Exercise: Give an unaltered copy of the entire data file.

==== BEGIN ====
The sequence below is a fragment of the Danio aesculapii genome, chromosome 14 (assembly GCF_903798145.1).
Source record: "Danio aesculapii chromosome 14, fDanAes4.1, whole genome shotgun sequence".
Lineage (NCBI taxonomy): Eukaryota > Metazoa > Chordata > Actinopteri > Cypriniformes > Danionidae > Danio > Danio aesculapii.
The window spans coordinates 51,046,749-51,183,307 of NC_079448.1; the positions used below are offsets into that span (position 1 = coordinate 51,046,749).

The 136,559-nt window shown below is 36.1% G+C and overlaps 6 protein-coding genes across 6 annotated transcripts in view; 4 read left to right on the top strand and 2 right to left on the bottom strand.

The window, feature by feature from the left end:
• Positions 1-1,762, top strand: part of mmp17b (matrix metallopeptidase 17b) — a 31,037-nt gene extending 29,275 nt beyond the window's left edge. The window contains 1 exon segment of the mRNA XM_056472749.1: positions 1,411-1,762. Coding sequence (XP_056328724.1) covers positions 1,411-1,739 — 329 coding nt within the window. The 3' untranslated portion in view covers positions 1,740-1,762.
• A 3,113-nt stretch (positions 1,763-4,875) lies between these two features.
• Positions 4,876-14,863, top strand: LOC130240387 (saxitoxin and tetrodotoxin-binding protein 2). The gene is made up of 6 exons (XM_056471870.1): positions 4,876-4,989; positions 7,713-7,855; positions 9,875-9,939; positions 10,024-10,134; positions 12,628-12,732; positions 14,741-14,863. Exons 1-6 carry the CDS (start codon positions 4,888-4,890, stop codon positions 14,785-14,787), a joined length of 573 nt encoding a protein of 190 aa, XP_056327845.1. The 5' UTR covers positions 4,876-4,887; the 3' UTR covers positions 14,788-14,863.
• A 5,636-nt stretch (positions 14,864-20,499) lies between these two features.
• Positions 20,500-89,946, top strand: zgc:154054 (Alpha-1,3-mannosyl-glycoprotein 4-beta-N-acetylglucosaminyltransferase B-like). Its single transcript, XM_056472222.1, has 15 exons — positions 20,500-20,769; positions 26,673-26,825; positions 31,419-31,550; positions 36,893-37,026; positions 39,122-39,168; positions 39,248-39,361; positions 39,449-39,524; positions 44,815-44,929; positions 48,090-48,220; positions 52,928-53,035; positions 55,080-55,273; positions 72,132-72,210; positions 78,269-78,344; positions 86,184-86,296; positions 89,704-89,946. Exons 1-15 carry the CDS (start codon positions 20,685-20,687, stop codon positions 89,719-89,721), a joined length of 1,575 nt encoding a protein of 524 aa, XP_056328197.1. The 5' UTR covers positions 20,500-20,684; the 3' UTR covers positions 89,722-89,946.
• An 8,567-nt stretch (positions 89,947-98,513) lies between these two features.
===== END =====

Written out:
The sequence below is a fragment of the Danio aesculapii genome, chromosome 14 (assembly GCF_903798145.1).
Source record: "Danio aesculapii chromosome 14, fDanAes4.1, whole genome shotgun sequence".
Lineage (NCBI taxonomy): Eukaryota > Metazoa > Chordata > Actinopteri > Cypriniformes > Danionidae > Danio > Danio aesculapii.
The window spans coordinates 51,046,749-51,183,307 of NC_079448.1; the positions used below are offsets into that span (position 1 = coordinate 51,046,749).

The 136,559-nt window shown below is 36.1% G+C and overlaps 6 protein-coding genes across 6 annotated transcripts in view; 4 read left to right on the top strand and 2 right to left on the bottom strand.

The window, feature by feature from the left end:
• Positions 1-1,762, top strand: part of mmp17b (matrix metallopeptidase 17b) — a 31,037-nt gene extending 29,275 nt beyond the window's left edge. The window contains 1 exon segment of the mRNA XM_056472749.1: positions 1,411-1,762. Coding sequence (XP_056328724.1) covers positions 1,411-1,739 — 329 coding nt within the window. The 3' untranslated portion in view covers positions 1,740-1,762.
• A 3,113-nt stretch (positions 1,763-4,875) lies between these two features.
• Positions 4,876-14,863, top strand: LOC130240387 (saxitoxin and tetrodotoxin-binding protein 2). The gene is made up of 6 exons (XM_056471870.1): positions 4,876-4,989; positions 7,713-7,855; positions 9,875-9,939; positions 10,024-10,134; positions 12,628-12,732; positions 14,741-14,863. Exons 1-6 carry the CDS (start codon positions 4,888-4,890, stop codon positions 14,785-14,787), a joined length of 573 nt encoding a protein of 190 aa, XP_056327845.1. The 5' UTR covers positions 4,876-4,887; the 3' UTR covers positions 14,788-14,863.
• A 5,636-nt stretch (positions 14,864-20,499) lies between these two features.
• Positions 20,500-89,946, top strand: zgc:154054 (Alpha-1,3-mannosyl-glycoprotein 4-beta-N-acetylglucosaminyltransferase B-like). Its single transcript, XM_056472222.1, has 15 exons — positions 20,500-20,769; positions 26,673-26,825; positions 31,419-31,550; positions 36,893-37,026; positions 39,122-39,168; positions 39,248-39,361; positions 39,449-39,524; positions 44,815-44,929; positions 48,090-48,220; positions 52,928-53,035; positions 55,080-55,273; positions 72,132-72,210; positions 78,269-78,344; positions 86,184-86,296; positions 89,704-89,946. Exons 1-15 carry the CDS (start codon positions 20,685-20,687, stop codon positions 89,719-89,721), a joined length of 1,575 nt encoding a protein of 524 aa, XP_056328197.1. The 5' UTR covers positions 20,500-20,684; the 3' UTR covers positions 89,722-89,946.
• An 8,567-nt stretch (positions 89,947-98,513) lies between these two features.